It’s not entirely clear if the increase in Ponzi arrests has been due to more Ponzis actually taking place, or simply more coming to the attention of authorities due to the brutal economic times. Madoff’s $65 billion scheme — the largest in American history — unraveled only because the stock market crashed in 2008, and his investors tried to pull out their money. He didn’t have it.
TARGETING THOSE WHO ARE LIKE YOU
Locally, Gaston E. and Teresita Cantens are among those targeted in recent years by the SEC’s Miami branch. The local real estate developers defrauded more than 400 investors by offering bogus promissory notes claiming annual returns of 9 to 16 percent, the commission says.
In all, their scheme totaled $135 million, much of which came from fellow graduates and supporters of Gaston Cantens’ alma mater, Belen Jesuit Preparatory School. Along with the SEC suit, Gaston Cantens, 73, pleaded guilty to mail and wire fraud. He is currently serving a five-year stint in a low-security prison in North Carolina.
Cantens followed a now-familiar fraudulent blueprint: Target those who are like you — and, by extension, trust you. He went after fellow Cuban Americans.
Eduardo Arango, 80, invested more than $800,000 — money from the sale of his house, and nearly his entire life savings — in Cantens’ business. He got just $24,000 of that back in bankruptcy court. Now, Arango’s home is a rental property in Kendall, and he lives far more modestly than before he got mixed up with Cantens. He drives cheaper cars, and can’t take vacations.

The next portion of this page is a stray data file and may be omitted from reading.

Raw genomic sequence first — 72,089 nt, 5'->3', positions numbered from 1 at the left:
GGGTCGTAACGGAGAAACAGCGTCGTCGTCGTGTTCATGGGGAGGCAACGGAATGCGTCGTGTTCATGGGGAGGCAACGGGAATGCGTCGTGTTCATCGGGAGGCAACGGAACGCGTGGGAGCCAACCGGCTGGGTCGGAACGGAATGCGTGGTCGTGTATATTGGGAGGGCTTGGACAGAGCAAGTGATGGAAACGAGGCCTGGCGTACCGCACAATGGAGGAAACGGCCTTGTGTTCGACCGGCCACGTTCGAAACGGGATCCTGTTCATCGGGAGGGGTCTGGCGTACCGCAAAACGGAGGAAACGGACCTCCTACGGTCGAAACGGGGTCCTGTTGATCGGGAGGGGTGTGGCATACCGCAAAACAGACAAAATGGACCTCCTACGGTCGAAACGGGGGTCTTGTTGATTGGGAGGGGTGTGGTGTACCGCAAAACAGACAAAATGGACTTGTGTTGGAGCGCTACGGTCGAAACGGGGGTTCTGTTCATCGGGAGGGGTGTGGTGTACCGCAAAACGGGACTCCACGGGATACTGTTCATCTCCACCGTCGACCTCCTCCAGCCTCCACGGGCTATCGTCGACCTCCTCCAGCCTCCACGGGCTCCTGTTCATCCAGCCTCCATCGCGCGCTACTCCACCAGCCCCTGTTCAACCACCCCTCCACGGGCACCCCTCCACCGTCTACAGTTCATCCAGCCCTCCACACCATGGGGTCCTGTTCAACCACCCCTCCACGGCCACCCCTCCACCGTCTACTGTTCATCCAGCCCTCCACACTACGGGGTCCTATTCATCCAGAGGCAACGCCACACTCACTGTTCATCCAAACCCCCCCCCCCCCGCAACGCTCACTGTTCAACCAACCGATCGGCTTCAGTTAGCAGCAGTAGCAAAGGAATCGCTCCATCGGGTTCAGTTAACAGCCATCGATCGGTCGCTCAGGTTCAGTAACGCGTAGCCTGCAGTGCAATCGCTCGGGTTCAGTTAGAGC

“I’m still angry; I don’t forgive him at all,” said Arango. “He didn’t mind taking everything from his friends.”
Even Belen got fleeced, losing a half-million dollars in the Ponzi.
Madoff, whose enterprise was based in New York , not only cleaned out fellow Jews — many from Palm Beach County — but even ripped off Jewish charities.
So in this way, South Florida’s demography — and the sense of autonomy among its various ethnic groups — makes it uniquely susceptible to scammers.
And while it’s now a tired (and, to a degree, outdated) cliché that we’re the home of the blue-haired army, retirees still make up a disproportionate chunk of our population — and they have money to invest.
“Given their age and frequently their lack of sophistication of what they bring to the investment process, they always have been and continue to be a vulnerable group,” Levi said.
WHY SCAMMERS TARGET FLORIDA
Matthew Menchel was a prosecutor before switching sides. He is now a defense attorney with the global litigation boutique Kobre and Kim that deals in white-collar criminal cases, including alleged pyramid schemes.
Miami is a financially “immature” city, Menchel says. Swindles that would never fly in savvier places like New York are able to flourish here because investors concerned solely with making a quick buck don’t do the proper due diligence.
And unlike other towns, flash is in our DNA.
“It’s easier to blend in here because of the nature of how things are,” said Eric Bustillo, the SEC’s regional director.
“If a guy goes from driving a Toyota to a Ferrari over a few months, it doesn’t necessarily raise the eyebrows here it would in a place like Wisconsin.”